Apropos of very little,
Prompted by the need for a historical, declarative, emergency statement in the event of my capture,
My mind builds a vignette
Molly and Thomas.
A grey tabby lady with a calm demeanor and a thin tail,
A grey tabby boy with a white chest and long whiskers.
Sitting next to me on an ugly brown couch, Dad’s favorite.
We’re watching “A League of their Own.”
I get so frustrated at the end I slapped my hand down and sent Molly skittering.
My mother scolds me for my temper.
I wonder – will this mise en scène be so clear when the camouflaged men stand over me and ask me authentication questions? “What were the names of your cats in 1990?”
Will I remember that raggedy brown couch?
Will I feel that tuft of white fur?
Or will I simply stutter out in fear their names like anchor points
Holding my mind down in chaos?
The crystalline historical certainty of Molly and Thomas,
Reaching through time to verify me as their human.
Youth takes the higher registry
In cackles, screams, and laughter
Meant to call down parents
And assert strong needs and wants
Because there is no other thing
Than the immediate, the now.
There is no more authentic representation of grief
Than a child who does not realize
Tomorrow is tangible.
In youth I seem to recall
Being able to sing well,
Well enough that even adults would listen.
I like to think it stemmed from my ability
To howl with indignation as a toddler,
Though never with the kind of sheer mad fury as my sister,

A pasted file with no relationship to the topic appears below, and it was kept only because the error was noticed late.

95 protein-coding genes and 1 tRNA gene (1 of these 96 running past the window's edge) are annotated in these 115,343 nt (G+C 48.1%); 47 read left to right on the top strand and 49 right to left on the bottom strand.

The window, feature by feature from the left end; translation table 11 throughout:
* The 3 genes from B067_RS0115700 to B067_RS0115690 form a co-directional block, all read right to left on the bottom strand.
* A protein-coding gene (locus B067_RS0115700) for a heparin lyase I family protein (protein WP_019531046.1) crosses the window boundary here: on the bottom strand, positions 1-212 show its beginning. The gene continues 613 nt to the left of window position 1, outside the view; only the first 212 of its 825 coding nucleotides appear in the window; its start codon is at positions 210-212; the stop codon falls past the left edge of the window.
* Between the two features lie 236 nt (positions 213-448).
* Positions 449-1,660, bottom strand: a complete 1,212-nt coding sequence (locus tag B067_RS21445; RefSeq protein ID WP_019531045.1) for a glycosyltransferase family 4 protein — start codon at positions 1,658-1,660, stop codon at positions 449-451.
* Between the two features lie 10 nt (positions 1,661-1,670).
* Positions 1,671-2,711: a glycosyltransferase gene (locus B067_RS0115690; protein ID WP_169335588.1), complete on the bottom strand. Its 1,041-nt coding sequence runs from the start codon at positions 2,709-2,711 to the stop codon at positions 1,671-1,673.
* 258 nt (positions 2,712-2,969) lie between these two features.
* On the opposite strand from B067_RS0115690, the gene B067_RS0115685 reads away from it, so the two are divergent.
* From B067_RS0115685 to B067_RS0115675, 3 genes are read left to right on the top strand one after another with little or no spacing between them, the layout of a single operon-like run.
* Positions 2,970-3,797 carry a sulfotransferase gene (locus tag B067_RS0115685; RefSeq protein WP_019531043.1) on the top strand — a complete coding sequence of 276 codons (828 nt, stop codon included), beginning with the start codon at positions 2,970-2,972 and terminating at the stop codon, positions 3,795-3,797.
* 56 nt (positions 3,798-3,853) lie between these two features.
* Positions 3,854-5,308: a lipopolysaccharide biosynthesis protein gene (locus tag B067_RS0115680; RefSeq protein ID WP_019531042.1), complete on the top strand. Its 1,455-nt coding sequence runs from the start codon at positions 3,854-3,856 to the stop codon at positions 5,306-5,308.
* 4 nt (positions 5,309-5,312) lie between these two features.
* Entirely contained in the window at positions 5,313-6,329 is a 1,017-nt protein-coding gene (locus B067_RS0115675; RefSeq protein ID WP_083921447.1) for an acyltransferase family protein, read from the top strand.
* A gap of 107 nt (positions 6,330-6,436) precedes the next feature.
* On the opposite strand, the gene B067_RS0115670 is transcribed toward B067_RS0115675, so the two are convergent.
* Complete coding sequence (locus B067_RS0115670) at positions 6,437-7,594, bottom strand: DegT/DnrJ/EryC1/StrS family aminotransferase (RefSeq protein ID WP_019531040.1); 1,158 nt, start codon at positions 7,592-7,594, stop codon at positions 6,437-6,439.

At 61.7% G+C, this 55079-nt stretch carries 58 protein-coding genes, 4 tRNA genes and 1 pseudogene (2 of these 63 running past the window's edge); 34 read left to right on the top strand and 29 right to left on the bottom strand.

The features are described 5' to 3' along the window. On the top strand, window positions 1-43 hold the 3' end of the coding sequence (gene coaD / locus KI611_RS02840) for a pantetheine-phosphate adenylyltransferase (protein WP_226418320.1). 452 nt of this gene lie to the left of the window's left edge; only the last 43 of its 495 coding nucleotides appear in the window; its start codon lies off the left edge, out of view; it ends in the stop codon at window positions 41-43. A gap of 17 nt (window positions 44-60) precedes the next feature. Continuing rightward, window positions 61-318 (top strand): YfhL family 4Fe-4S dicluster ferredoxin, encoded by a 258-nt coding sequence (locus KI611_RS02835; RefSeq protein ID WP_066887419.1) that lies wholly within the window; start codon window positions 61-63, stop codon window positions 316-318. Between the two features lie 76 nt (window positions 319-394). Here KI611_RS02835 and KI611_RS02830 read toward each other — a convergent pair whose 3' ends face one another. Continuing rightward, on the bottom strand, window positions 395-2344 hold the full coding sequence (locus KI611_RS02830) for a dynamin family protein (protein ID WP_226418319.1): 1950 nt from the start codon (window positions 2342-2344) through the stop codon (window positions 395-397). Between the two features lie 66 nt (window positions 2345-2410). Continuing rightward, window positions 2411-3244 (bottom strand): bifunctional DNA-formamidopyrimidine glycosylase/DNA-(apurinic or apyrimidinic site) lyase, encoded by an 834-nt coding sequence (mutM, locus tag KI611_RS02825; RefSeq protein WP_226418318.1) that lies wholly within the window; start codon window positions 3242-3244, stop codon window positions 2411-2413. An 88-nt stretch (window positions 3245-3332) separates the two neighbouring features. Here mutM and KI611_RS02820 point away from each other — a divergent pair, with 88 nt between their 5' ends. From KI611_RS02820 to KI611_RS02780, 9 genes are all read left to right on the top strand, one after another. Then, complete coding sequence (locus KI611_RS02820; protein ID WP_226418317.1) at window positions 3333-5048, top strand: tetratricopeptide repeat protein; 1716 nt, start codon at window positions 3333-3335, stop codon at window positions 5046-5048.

Who slipped and ran headlong into a corner,
And became possessed by the furies
At the level of her discomfort.
I can still see her raging eyes,
The little bleeding bruise in her forehead.
In time, the high-pitched sounds fade
As feet become steadier
And minds more sure of themselves.
I would not want to go back to the mad sounds of childhood.
I would, however, happily take back my
Ability to howl out my feelings.
I cannot imagine new tenants walking backwards up the stairs,
Throwing down a little salt because they read it in a book.
They must not check over their shoulders,
Nor hunch their shoulders up around their necks for protection.
Poor dark things, menacing an empty room,
I worry for you.
Who feeds you now?
Do you skitter amid the boxes, looking for me and my vivid imagination?
Do you still dance as I imagined?
Not that I could bear to witness.
I could not stand the darkness.
Perhaps now…but would you want me now, full of worldly fears?
Or would I taste too leathery, to tough even for your needle teeth?
Check on them, if you would.
Under the stairs, behind the boxes of forgotten books, or in shadows of the old art projects.
Throw down a little salt.
For my lonely living shadows.
Returning to work I pass a house.
Repainted four times, that house.
I remember when it was white.
What I really remember is the moon –
A sort of full moon
And a few dwindling stars in a sky full of slate.
The sun was not up, but we were.
I felt the heater’s hot air on my tiny arms
And I looked up at the cold moon.
I could not tell you the name
Of the family that watched me those early mornings
When Mom had to go to Chicago to teach,
When I had school,
When Dad was off flying helicopters in a war.
But I remember their maple wood table, deep amber wood,
I remember chocolate chip pancakes.
Dry pancakes, moist chips,
And a sort of full moon.